Premier Meeting Services collaborates with Athena Education Group, LLC, as the continuing medical education provider to plan, develop, and implement live CME conferences, meetings, and symposia at the local, regional, national, and international levels. Over the years, our main challenge has been to keep medical education meetings up-to-date and attractive to an often repeating but ever-evolving audience of medical professionals.
The Baby-Boomers in the audience who have been to many CME programs are “old-pros” who attend for very different reasons than their younger millennial colleagues. Often senior practitioners come to network with old friends, recruit employees, and find out “what’s new”.
The Millennials, on the other hand, come not only to learn but often to find a job, make new friends, and develop a feeling of belonging to their professional practice group.
The meeting and event planning industry was started by “solopreneurs” (entrepreneurs who strike out on their own) who started their careers as “frienders” (a creative friend who ends up your wedding planner). They are the rare creative people who are also well organized. They learn the event planning business working for you and then naturally strike out on their own, just like you did. The industry is populated by small to medium sized planning agencies started by “solopreneurs” that have thrived as the event planning marketplace has boomed out in front of them.
LUCRATIVE MARKETS BREED COMPETITION
The explosion of the meeting and event market these past eight years has attracted competition from the big Madison Avenue advertising firms. Until recently, they were content to handle digital and traditional media
With the year coming to a close, it can only mean one thing: it is time to start planning for that annual holiday event. Even though holiday gatherings are typically planned to reward associates and employees with a fun experience, being the one behind the curtain planning all the details can be anything but enjoyable. From the tracking down the right venue to the hiring suitable entertainment, it is easy to get overwhelmed with all that has to be done.
Yet, planning a great holiday party doesn’t have to be stressful. Check out these tips from a professional event planning service and breeze through the whole ordeal without so much hassle.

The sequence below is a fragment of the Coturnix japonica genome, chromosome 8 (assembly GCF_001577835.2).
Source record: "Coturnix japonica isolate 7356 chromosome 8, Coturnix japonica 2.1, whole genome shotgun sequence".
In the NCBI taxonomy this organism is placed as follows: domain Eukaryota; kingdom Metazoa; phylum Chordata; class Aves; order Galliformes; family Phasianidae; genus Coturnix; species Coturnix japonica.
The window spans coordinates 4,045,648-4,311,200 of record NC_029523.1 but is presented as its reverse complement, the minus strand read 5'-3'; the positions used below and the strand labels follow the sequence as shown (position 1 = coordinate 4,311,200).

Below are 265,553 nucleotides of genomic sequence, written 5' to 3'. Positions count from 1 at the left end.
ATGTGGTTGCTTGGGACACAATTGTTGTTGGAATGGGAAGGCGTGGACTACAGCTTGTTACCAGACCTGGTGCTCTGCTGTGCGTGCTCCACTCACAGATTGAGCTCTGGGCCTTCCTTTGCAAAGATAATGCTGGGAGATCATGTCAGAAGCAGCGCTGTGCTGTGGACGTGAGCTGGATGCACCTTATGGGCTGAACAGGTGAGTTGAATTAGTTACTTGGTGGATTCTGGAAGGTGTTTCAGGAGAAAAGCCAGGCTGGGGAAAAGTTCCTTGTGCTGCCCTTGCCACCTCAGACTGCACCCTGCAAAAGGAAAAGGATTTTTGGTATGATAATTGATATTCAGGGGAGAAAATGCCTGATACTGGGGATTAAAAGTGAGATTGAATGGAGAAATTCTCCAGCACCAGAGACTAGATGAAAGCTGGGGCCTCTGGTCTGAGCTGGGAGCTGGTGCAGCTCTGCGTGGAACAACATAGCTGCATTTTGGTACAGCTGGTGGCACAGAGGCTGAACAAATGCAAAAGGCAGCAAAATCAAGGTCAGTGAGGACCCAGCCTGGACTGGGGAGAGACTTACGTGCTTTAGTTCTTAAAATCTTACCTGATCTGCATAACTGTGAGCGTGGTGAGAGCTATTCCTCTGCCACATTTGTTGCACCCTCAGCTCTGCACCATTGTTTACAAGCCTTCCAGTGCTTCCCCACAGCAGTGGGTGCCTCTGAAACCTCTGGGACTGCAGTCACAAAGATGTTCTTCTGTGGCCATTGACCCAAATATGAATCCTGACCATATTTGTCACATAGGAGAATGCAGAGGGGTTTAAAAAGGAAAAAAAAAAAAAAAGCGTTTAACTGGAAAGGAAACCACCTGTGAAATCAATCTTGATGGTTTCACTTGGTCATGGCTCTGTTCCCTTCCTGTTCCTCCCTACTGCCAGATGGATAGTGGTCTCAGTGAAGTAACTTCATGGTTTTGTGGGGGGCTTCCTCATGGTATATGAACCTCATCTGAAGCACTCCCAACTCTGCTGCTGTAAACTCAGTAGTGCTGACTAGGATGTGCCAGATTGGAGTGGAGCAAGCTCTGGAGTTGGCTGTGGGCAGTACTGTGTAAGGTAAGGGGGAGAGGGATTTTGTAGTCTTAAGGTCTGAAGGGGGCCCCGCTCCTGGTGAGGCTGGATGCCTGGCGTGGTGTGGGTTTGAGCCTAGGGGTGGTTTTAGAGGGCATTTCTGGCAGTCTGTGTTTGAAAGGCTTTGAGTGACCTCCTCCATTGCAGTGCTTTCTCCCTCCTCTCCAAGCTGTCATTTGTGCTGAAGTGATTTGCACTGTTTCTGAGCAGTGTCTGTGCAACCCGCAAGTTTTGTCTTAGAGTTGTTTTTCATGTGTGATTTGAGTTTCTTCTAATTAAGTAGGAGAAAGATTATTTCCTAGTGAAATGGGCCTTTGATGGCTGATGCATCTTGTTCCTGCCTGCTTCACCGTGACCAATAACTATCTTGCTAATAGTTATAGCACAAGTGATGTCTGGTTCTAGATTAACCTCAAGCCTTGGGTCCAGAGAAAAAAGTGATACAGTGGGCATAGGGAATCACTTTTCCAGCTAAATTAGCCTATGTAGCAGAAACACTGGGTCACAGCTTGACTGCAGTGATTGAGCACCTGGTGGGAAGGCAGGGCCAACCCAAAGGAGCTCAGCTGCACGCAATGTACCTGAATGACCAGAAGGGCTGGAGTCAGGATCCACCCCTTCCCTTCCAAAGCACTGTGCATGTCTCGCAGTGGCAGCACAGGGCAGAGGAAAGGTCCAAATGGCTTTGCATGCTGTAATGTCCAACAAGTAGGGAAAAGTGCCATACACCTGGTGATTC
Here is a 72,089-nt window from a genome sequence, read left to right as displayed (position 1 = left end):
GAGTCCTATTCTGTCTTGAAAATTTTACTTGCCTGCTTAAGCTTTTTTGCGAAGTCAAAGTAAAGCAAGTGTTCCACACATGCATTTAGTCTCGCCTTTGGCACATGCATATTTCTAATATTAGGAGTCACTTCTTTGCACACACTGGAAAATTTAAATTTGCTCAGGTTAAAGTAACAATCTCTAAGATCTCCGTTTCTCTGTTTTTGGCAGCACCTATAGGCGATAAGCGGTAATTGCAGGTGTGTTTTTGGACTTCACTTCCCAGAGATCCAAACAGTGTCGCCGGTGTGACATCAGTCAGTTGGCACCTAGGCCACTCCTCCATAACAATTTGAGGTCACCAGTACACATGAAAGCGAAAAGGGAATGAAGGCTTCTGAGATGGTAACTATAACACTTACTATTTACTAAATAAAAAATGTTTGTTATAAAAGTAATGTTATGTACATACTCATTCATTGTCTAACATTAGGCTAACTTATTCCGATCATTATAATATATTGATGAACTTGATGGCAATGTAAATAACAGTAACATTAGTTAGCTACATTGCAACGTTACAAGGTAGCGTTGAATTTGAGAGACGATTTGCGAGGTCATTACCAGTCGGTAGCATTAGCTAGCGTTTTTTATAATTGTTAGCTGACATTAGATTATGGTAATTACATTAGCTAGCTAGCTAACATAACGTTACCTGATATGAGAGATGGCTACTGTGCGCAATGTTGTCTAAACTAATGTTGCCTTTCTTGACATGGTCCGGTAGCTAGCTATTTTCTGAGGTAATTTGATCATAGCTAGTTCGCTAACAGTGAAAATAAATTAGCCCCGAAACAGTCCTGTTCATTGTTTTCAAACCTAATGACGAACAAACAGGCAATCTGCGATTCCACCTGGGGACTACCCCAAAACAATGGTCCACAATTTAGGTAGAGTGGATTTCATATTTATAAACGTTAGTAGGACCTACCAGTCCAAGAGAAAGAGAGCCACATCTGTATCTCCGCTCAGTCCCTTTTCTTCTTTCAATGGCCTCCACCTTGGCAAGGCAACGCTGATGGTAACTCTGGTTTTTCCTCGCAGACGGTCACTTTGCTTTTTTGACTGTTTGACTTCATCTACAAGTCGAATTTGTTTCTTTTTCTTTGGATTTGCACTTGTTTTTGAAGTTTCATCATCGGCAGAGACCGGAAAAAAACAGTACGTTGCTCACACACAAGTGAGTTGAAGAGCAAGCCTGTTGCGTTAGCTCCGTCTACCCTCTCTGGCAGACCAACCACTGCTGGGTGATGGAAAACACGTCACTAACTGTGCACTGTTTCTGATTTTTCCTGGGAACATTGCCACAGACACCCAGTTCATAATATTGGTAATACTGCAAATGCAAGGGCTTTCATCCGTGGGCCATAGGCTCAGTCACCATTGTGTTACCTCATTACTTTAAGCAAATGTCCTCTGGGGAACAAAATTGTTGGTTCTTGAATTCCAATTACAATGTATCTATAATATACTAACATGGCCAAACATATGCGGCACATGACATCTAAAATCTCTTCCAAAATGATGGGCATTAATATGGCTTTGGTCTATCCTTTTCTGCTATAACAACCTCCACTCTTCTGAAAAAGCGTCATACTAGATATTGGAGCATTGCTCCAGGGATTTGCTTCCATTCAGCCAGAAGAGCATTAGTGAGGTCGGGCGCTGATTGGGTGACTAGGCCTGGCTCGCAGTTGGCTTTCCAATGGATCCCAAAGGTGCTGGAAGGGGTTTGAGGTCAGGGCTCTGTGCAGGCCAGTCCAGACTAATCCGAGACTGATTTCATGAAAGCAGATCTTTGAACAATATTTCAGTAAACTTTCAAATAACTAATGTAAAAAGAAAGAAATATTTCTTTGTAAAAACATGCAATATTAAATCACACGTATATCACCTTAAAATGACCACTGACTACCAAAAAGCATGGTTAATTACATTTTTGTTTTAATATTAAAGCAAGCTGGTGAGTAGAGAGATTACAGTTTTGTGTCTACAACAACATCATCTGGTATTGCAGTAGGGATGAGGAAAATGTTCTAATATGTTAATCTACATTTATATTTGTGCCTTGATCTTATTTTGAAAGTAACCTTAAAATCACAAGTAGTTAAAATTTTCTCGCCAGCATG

Elaborate high-profile events get all the attention these days. Planners spend little time trying to create unique meeting environments or leading edge high-tech for small trainings or sales meetings. Although the smaller everyday meetings are still our bread and butter, perhaps the limited budgets and short lead times of these meetings have produced a certain ennui among planners. We think our job is done when we simply arrange a conference room, look after coffee service, and make sure the Wi-Fi and AV are working. This is, of course, an oversimplification, but small company meetings are afforded little creative attention and are rarely memorable.
In 2014, the latest year statistics are available, 7,400 veterans took their own lives.
SOCIAL WORKERS FEEL HELPLESS
Social workers who work with veterans often feel helpless or unprepared to deal with the burgeoning psychic and spiritual crisis that is overwhelming combat veterans from the Vietnam war to the war in Afghanistan.
My colleague, Mary Pat Baxter, was Hyacinth Bucket when it came to "Keeping Up Appearances". I should have suspected an awkward affair when she invited me to afternoon tea. I am not ashamed to admit that I am rarely invited to tea, let alone by a woman pretending to social status. Suffice it to say that my presence could perhaps have a diminishing effect on one’s standing among the best people. I am not a bore by any means, just a little clumsy when it comes to an intimate knowledge of the graces.
So, I foolishly accepted Mary Pat’s unexpected invitation and set about deciding the proper etiquette regarding a gift. I decided my favourite Czech pastry, Bublanina, would be a pleasant upgrade over the ubiquitous “Victoria sandwich” that stuffy hostesses seem compelled to serve at every tea.
Plum Butter imported from the Czech Republic and Slovakia is not a sugar laden jam or marmalade typically used in the UK to sweeten all manner of otherwise bland foods. Plum butter is health food.
Fruit butters are made by simply slow cooking fruits like plums and apples down to a thick paste, the texture of dairy butter, then “putting the butter up” in sealed containers without additives or preservatives. Voilà, health food!
An article in this month’s Social Work Today is a must read for all social workers practicing in the field of education. New research is uncovering the effects that trauma has on a student’s ability to think clearly. When traumatic experiences that children bring with them to the school setting aren’t identified, it can lead to a dysfunctional circular process of mutual re-traumatization in school.
The ethical standards in many areas of social work are still being worked through the legal system. A particularly compelling example of evolving standards concerns social workers’ response to parents’ request to examine their children’s counseling records. At the beginning of the social worker-client relationship, social workers routinely discuss with minor clients and their parents the minors’ right to confidentiality and possible exceptions. Nonetheless, in many cases social workers encounter ethical challenges when parents ask to examine their child’s records because of their curiosity or because of their relevance to legal disputes.
I recently had occasion to see the new movie, Selma, the story of Martin Luther King's fight for the voting rights of African Americans. I expected the film to be the stirring story of the great man's inspirational leadership of the civil rights movement. It wasn't. Rather, Selma was the story of the persistent, courageous self-sacrifice of people great and small, black and white, who were willing to give everything they had, including their lives, for a humanitarian cause greater than themselves.
Back in April of 2014, this blog reported on a scandal that was first uncovered at the Phoenix, VA Hospital but eventually spread to VA centers nationwide. It seems that administrators were manipulating records to hide dangerously long patient wait times and collecting bonuses for improving those falsified wait times.